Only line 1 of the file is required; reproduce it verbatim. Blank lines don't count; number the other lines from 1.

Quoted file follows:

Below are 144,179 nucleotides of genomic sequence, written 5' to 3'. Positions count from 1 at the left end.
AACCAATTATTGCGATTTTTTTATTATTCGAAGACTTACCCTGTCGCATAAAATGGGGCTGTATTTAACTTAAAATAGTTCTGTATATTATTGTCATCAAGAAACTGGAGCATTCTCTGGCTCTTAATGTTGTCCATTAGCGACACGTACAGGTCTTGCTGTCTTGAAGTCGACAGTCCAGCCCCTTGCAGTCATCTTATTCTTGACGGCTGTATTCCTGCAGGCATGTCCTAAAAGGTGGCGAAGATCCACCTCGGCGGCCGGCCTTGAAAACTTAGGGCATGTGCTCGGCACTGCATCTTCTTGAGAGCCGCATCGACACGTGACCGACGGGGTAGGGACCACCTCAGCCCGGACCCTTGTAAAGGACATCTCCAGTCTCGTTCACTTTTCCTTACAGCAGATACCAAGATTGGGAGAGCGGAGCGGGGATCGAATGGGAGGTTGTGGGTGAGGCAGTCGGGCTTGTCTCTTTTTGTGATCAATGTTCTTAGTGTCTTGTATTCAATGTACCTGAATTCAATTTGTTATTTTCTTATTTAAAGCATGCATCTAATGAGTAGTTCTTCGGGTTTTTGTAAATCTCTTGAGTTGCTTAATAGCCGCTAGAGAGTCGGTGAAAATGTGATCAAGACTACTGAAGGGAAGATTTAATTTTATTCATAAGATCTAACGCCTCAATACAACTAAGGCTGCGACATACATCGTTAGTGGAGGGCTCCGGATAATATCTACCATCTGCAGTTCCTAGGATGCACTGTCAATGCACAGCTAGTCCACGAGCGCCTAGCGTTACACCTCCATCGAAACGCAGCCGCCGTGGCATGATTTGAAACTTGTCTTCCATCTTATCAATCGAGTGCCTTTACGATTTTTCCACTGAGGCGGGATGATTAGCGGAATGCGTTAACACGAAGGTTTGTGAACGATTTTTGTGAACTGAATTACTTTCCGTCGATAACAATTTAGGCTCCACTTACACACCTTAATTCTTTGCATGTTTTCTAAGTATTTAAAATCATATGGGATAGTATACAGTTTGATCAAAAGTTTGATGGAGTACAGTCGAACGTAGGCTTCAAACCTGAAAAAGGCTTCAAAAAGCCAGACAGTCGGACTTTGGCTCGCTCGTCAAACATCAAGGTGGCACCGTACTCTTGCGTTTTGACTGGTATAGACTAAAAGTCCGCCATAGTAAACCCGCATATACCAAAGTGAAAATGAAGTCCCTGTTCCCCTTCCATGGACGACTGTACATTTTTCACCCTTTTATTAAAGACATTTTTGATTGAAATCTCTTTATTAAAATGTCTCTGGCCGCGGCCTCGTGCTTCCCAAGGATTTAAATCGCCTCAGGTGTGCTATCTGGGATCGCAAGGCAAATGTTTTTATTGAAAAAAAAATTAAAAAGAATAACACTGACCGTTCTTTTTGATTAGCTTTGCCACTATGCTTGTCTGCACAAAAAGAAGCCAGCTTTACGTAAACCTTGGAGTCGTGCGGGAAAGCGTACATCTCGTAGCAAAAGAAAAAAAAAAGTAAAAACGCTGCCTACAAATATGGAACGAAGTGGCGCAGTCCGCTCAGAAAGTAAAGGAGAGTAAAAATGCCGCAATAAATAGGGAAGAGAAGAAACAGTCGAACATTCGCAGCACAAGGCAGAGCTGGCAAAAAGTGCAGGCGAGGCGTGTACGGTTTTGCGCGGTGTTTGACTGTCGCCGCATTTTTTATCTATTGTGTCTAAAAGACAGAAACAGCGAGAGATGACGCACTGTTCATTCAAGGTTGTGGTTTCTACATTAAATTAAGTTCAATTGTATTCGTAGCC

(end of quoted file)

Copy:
Below are 144,179 nucleotides of genomic sequence, written 5' to 3'. Positions count from 1 at the left end.